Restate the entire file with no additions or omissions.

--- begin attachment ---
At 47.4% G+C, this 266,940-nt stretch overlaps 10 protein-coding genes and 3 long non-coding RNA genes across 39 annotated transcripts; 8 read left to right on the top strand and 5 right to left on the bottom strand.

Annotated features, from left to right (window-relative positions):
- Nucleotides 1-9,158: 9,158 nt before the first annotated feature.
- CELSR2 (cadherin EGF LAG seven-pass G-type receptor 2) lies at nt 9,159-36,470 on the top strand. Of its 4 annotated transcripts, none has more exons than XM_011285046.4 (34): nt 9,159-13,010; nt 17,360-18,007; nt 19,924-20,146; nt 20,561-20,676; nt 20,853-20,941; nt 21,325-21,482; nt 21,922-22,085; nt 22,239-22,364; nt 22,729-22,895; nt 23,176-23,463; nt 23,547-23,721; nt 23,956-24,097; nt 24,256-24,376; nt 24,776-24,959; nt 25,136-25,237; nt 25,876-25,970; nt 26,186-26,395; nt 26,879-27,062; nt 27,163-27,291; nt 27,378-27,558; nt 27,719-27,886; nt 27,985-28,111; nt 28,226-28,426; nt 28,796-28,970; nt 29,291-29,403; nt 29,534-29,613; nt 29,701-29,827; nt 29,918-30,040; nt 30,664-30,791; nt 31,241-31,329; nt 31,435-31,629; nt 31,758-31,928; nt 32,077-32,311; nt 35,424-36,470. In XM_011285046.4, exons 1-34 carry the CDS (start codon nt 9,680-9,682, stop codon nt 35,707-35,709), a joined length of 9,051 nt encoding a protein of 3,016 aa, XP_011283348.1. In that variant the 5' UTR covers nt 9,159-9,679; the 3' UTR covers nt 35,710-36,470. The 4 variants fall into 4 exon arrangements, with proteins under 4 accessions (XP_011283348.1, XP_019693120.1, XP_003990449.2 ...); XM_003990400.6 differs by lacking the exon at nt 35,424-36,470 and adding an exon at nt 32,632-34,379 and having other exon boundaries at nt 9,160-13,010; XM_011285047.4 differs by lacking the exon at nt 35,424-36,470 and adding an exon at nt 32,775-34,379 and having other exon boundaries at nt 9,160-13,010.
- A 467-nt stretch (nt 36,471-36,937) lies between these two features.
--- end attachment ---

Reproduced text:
At 47.4% G+C, this 266,940-nt stretch overlaps 10 protein-coding genes and 3 long non-coding RNA genes across 39 annotated transcripts; 8 read left to right on the top strand and 5 right to left on the bottom strand.

Annotated features, from left to right (window-relative positions):
- Nucleotides 1-9,158: 9,158 nt before the first annotated feature.
- CELSR2 (cadherin EGF LAG seven-pass G-type receptor 2) lies at nt 9,159-36,470 on the top strand. Of its 4 annotated transcripts, none has more exons than XM_011285046.4 (34): nt 9,159-13,010; nt 17,360-18,007; nt 19,924-20,146; nt 20,561-20,676; nt 20,853-20,941; nt 21,325-21,482; nt 21,922-22,085; nt 22,239-22,364; nt 22,729-22,895; nt 23,176-23,463; nt 23,547-23,721; nt 23,956-24,097; nt 24,256-24,376; nt 24,776-24,959; nt 25,136-25,237; nt 25,876-25,970; nt 26,186-26,395; nt 26,879-27,062; nt 27,163-27,291; nt 27,378-27,558; nt 27,719-27,886; nt 27,985-28,111; nt 28,226-28,426; nt 28,796-28,970; nt 29,291-29,403; nt 29,534-29,613; nt 29,701-29,827; nt 29,918-30,040; nt 30,664-30,791; nt 31,241-31,329; nt 31,435-31,629; nt 31,758-31,928; nt 32,077-32,311; nt 35,424-36,470. In XM_011285046.4, exons 1-34 carry the CDS (start codon nt 9,680-9,682, stop codon nt 35,707-35,709), a joined length of 9,051 nt encoding a protein of 3,016 aa, XP_011283348.1. In that variant the 5' UTR covers nt 9,159-9,679; the 3' UTR covers nt 35,710-36,470. The 4 variants fall into 4 exon arrangements, with proteins under 4 accessions (XP_011283348.1, XP_019693120.1, XP_003990449.2 ...); XM_003990400.6 differs by lacking the exon at nt 35,424-36,470 and adding an exon at nt 32,632-34,379 and having other exon boundaries at nt 9,160-13,010; XM_011285047.4 differs by lacking the exon at nt 35,424-36,470 and adding an exon at nt 32,775-34,379 and having other exon boundaries at nt 9,160-13,010.
- A 467-nt stretch (nt 36,471-36,937) lies between these two features.